Ask the Doctor: HIV and Bone Disease
November 23, 2011
Every month, HIV specialist Theresa Mack, M.D., M.P.H. -- an associate medical director at St. Luke's-Roosevelt Hospital's Medical Group in Harlem, N.Y. -- will answer your most pressing HIV/AIDS questions.
Your bones support your entire body and help you move. They protect your brain, heart and other organs from injury, as well as store calcium and phosphorous. And even though people often think of bones as supportive structures, they are actually living tissue.
Every day the body removes old bone and creates new bone in its place. Special bone cells, called osteoclasts, remove old bone tissue. New bone is created by special bone cells called osteoblast cells. As we grow older, the osteoclast cells removes bone quicker than the osteoblast cells can produce it. This makes bones more fragile and weak and can predispose them to fracture.
What Is Bone Disease?
Bone disease is a very general term that describes a wide variety of bone disorders that affect the structure of the bone and/or the strength of the cells that it comprises. Three types of bone disease tend to be most common among people with HIV: osteopenia, osteoporosis and osteonecrosis.
Osteopenia describes the thinning of the bones due to loss of bone minerals. This bone disease does not have any symptoms.
Osteoporosis occurs when the bones are broken down more rapidly than they are replaced. They become brittle and fragile from loss of tissue. Similar to osteopenia, osteoporosis may not have any symptoms. People often do not know they have it until they suffer a fracture.
Osteonecrosis is bone death due to loss of the bone's blood supply. Hip pain when walking is a common complaint. Constant hip pain is treated with a hip replacement rather than pain relievers.
Bone-Disease Risk Factors
People with low body weight or a thin frame tend to be at greater risk of bone disease. Women experience bone disease more often than men, simply because their bones are smaller. Their risk increases during menopause because they lose bone tissue faster as their hormone levels change. Bone disease can also result from inactivity, smoking, excessive alcohol and caffeine use and adverse effects of some medications, such as steroids, antiretrovirals (ARV) and thyroid medicine. People with kidney disease and diabetes may also develop bone disease more often.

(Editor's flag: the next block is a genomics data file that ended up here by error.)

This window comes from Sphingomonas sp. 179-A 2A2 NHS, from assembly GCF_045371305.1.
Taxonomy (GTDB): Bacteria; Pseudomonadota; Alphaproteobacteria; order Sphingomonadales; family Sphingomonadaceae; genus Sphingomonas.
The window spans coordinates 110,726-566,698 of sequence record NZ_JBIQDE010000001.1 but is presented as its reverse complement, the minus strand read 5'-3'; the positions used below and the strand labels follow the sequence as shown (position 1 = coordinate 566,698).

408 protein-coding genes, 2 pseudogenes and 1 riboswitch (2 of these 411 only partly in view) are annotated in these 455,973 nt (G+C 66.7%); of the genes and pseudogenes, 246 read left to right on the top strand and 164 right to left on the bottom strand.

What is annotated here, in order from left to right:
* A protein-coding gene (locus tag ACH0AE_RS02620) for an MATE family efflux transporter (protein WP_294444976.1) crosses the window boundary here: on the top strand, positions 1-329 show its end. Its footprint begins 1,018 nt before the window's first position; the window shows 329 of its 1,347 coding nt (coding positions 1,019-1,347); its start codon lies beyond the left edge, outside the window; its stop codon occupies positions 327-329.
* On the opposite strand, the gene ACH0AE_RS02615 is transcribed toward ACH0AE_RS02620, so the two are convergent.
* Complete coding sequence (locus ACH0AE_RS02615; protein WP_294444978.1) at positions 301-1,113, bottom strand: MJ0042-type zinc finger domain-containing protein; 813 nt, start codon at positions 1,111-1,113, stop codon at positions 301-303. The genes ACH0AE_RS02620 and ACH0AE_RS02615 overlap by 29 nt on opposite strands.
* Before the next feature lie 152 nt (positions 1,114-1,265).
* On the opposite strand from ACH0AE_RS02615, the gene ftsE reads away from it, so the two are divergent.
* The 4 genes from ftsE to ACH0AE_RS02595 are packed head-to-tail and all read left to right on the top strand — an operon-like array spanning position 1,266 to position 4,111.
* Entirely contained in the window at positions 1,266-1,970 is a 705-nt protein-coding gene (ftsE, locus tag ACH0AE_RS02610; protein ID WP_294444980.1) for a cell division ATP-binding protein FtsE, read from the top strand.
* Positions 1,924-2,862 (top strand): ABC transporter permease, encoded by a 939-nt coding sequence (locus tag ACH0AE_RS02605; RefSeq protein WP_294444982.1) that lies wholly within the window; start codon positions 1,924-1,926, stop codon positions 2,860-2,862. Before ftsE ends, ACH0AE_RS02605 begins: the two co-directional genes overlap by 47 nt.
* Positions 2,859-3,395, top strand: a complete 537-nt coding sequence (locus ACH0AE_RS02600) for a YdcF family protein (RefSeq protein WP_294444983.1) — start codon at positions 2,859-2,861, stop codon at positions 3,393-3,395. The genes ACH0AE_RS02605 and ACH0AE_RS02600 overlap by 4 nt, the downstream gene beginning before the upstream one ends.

People living with HIV develop the same bone diseases that people who do not have HIV get--and for some of the same reasons--though about two to three times more often. More than 50 percent of people living with HIV may have bone disease. Doctors don't know exactly why. The virus itself is a risk factor, as are the ARV medications used to treat it. Importantly, while Whites and Asians who are HIV negative are at a higher risk of bone disease, bone disease is common among African Americans and Latinos living with HIV.
Another reason people with HIV are prone to bone disease is that they are living longer. As the ARV medicines have changed HIV/AIDS from a fatal illness to a chronic one, people with HIV/AIDS are aging and experiencing some of the same bone diseases that older people who don't have HIV develop.
Signs of Bone Disease
Most people who have bone disease don't know it because bone loss generally doesn't hurt and occurs over time. Symptoms may include joint, back and/or hip pain, but you know you have bone disease when you get a fracture that is not due to, say, trauma or a fall.
To find out if you are suffering from bone disease, ask your doctor to conduct blood tests to screen your levels of calcium, phosphorous and vitamin D. Low levels can contribute to unhealthy bones and fractures. All men and women over 50 years of age and living with HIV should obtain a baseline bone mineral density test. Abnormal results can identify osteopenia and osteoporosis. If the results are normal, the bone mineral density test should be repeated every two to five years.
Here's how you can avoid bone disease:
As told to Tomika Anderson, a freelance writer based in Brooklyn, N.Y.
This article was provided by The Black AIDS Institute. Visit Black AIDS Institute's website to find out more about their activities and publications.
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